• Dr. Domb!

    Thanks a lot for getting my hip right. Looking forward to a full recovery and a great season. Thanks again for everything.

    Corey WoottonChicago Bears and Detroit Lions
  • Thank you for all that you have done for me and the team. My hip feels so much better, and because of you I'm pain free.
    Sylvia Fowles WNBA Finals MVP, 2-time Olympic Gold Medalist
  • Thank you for working your magic! You're the best!
    Zakiya BywatersChicago Red Stars, National Women's Soccer League
  • Thanks for all the love and positive Energy that was put into my surgery. May the Lord bless you and your family.
    Atari BigbyGreen Bay Packers and San Diego Chargers
  • Dr. Domb, Thanks for fixing me up
    Rashied DavisChicago Bears
  • Huge thank you to Dr. Domb for always taking care of me and getting me back on the court in no time!
    Elena Delle DonneChicago Sky, MVP of the WNBA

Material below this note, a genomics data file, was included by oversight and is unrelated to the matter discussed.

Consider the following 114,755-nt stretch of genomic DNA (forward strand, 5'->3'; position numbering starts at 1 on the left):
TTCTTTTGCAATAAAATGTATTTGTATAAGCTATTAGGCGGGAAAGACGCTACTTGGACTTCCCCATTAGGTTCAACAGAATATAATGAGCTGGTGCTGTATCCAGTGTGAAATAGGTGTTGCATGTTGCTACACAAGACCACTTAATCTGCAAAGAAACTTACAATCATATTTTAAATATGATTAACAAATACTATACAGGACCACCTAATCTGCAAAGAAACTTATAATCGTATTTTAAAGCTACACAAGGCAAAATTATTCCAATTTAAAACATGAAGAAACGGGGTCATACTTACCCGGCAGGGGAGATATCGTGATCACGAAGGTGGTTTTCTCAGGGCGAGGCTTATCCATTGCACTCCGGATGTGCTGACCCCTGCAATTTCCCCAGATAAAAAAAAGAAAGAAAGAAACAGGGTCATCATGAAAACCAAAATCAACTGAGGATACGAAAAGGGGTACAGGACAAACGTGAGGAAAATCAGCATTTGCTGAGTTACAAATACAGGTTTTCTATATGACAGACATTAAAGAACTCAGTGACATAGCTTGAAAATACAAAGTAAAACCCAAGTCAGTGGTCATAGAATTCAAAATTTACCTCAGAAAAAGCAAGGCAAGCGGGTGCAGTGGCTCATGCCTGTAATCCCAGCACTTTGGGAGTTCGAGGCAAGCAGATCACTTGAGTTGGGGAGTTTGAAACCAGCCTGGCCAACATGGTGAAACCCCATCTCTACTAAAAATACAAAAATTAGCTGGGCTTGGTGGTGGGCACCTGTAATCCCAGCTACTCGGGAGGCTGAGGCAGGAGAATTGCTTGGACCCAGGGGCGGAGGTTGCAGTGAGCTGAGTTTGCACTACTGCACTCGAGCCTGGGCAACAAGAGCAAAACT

• Dr. Domb! Thanks for taking care of the hip! All the best to you and your staff
    Roosevelt ColvinChicago Bears' All-Decade Defense team
  • Thanks doc for fixing my hip!
    Ryan ChiaveriniWindy City Live Co-Host on ABC7

2014 - Domb et al. Hip Arthroplasty or Medical Management: A Challenging Treatment Decision for Younger Patients. Journal of Arthroplasty

Christine E. Stake, DHA a,b, Patricia Y. Talbert, Ph.D., MPH, CPHA, CHES b,William J. Hopkinson, M.D. c, Robert J. Daley, M.D. a, Kris J. Alden, M.D., Ph.D. a, Benjamin G. Domb, M.D. a,c


The two main treatment options for total hip arthroplasty (THA),medicalmanagement and surgical intervention, have advantages and disadvantages, creating a challenging decision. Treatment decisions are further complicated in a younger population (≤50) as the potential need for revision surgery is probable. We examined the relationship of selected variables to the decision-making process for younger patients with symptomatic OA. Thirty-five participants chose surgical intervention and 36 selected medical management for their current treatment. Pain, activity restrictions, and totalWOMAC scoreswere statistically significant (P b .05) for patients selecting surgical intervention. No difference in quality of life was shown between groups. Pain was the only predictor variable identified, however, activity restrictionswere also influential variables as thesewere highly correlatedwith pain.

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